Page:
Mid-Missourians discuss race relations, other issues

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COLUMBIA- On the one-month mark of the shooting death of Michael Brown in Ferguson, MU hosted a forum Tuesday where experts and the community discussed several issues that came up from the incident. 

"To have a forum to be able to talk about the fact that this could happen here, this has happened here, and could happen in any city in the state I think is a good starting place," said Katie Jansen, a Columbia resident. "I think it's a place for the community to come together and be with each other about what's been going on."

Jansen said it is important to create forums where people can openly discuss issues of race.

"I think one of the reasons that racism is allowed to persist the way that it is, is because we've been taught not to talk about it," she said. "It's too uncomfortable. It's too risky, so it continues to be a problem because half the time, especially as white people, we don't even notice it."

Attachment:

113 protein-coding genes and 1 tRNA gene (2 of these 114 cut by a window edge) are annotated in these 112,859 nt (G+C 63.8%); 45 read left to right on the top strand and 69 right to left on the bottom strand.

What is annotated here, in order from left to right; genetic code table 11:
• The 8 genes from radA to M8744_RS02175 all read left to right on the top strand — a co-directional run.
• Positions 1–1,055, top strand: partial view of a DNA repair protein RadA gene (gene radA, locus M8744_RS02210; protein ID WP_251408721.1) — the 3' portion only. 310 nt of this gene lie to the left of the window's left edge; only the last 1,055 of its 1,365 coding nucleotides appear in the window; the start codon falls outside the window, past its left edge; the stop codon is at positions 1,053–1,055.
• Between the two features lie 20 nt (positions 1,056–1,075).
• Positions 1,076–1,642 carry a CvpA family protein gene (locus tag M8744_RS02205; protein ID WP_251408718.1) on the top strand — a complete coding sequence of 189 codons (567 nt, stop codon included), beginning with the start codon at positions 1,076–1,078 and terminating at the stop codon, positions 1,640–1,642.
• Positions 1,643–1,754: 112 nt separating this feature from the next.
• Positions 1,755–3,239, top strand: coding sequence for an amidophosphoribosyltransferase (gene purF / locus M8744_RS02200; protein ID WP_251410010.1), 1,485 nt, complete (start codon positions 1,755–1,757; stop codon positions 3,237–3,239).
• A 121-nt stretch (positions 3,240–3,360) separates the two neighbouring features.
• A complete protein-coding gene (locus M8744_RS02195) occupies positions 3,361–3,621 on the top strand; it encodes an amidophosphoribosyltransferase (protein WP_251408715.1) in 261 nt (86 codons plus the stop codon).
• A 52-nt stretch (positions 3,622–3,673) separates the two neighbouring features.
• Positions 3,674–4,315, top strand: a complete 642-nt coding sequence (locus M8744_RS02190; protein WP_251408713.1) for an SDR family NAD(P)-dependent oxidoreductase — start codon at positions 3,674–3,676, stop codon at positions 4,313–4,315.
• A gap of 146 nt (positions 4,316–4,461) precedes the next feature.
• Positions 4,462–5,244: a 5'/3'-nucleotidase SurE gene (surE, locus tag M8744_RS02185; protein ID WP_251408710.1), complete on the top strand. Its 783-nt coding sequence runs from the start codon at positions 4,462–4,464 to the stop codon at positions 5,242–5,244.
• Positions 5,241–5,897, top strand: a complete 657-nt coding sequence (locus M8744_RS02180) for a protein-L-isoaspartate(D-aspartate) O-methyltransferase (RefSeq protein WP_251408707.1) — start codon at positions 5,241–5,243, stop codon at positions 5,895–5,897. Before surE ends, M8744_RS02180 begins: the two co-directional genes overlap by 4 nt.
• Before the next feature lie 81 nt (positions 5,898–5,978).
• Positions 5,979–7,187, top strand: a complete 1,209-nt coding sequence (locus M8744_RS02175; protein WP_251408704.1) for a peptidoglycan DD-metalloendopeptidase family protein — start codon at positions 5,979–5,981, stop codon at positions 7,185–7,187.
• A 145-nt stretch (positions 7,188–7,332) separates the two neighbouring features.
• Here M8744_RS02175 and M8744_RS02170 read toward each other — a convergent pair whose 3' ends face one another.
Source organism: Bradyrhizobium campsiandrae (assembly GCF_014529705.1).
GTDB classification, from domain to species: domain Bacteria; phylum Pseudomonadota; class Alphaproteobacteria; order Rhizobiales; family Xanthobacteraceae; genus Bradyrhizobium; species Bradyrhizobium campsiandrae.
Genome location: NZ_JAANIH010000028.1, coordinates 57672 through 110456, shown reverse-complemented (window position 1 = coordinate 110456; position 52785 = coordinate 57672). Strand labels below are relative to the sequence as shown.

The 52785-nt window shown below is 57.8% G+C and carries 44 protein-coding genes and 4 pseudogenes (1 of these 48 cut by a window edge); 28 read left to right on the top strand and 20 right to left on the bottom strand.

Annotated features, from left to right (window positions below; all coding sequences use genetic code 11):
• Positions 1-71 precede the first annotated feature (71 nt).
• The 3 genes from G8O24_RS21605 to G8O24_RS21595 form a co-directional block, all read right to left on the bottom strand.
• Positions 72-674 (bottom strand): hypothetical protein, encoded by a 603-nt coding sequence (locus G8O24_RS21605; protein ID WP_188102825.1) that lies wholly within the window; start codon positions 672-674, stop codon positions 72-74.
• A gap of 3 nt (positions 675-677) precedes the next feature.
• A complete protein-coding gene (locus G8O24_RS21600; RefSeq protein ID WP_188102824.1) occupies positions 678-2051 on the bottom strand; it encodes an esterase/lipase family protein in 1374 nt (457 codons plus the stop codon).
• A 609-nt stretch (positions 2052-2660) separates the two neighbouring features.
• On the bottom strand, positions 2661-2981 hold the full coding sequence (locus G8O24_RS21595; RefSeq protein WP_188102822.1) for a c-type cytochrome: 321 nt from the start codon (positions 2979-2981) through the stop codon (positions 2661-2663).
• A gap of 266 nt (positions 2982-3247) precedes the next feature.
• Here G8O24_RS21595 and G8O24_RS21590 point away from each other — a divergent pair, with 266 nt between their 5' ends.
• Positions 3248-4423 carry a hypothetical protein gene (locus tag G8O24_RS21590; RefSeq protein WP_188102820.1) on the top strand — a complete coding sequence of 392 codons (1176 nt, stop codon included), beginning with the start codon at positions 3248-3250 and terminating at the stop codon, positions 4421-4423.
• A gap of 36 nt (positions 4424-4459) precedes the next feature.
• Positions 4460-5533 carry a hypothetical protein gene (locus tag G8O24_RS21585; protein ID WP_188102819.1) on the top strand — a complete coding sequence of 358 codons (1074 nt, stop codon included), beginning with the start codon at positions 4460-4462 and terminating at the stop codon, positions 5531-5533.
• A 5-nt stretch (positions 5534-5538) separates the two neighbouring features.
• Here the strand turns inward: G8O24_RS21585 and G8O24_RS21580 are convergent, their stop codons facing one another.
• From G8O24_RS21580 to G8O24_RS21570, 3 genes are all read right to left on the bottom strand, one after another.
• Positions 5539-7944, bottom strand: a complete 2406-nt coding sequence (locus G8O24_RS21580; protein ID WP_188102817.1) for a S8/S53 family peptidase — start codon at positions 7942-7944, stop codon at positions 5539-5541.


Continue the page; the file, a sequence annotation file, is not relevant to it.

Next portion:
Jensen also said it is important to have opportunities to talk about issues of race and racism in one-on-one settings. 

The discussion touched on issues like the role of the media in situations like the one in Ferguson and put that in a greater historical context. Panelists and attendees also talked about violence and community involvement.

The panel also discussed how social media played a role in the case. It said tweets and other posts on social media web sites spearheaded interest in the case, which in turn led to greater media coverage.

"Well I think this helps," Rev. C.W. Dawson said. "I think it starts the movement toward a serious discussion about race, about class, about gender, that needs to take place in this country."

Dawson said he decided to attend the event because the issue hit home with him and says forums like this one will help people feel more comfortable discussing issues regarding race.

"This issue about Ferguson is one issue that affects me personally, affects the people I represent in the community I live in, and a discussion needs to take place, and I'm glad I was able to take part in that," he said. 

Dawson said for this event to be successful, the words spoken need to turn into action.

"We need to learn how to address the conditions, the material conditions that cause something like Ferguson to happen," he said. "If we're not willing to do that, then this was just intellectual fantasy." 

He said he was encouraged when he saw it wasn't just people from the MU attending the forum, but also people from around the community showed up to join the discussion.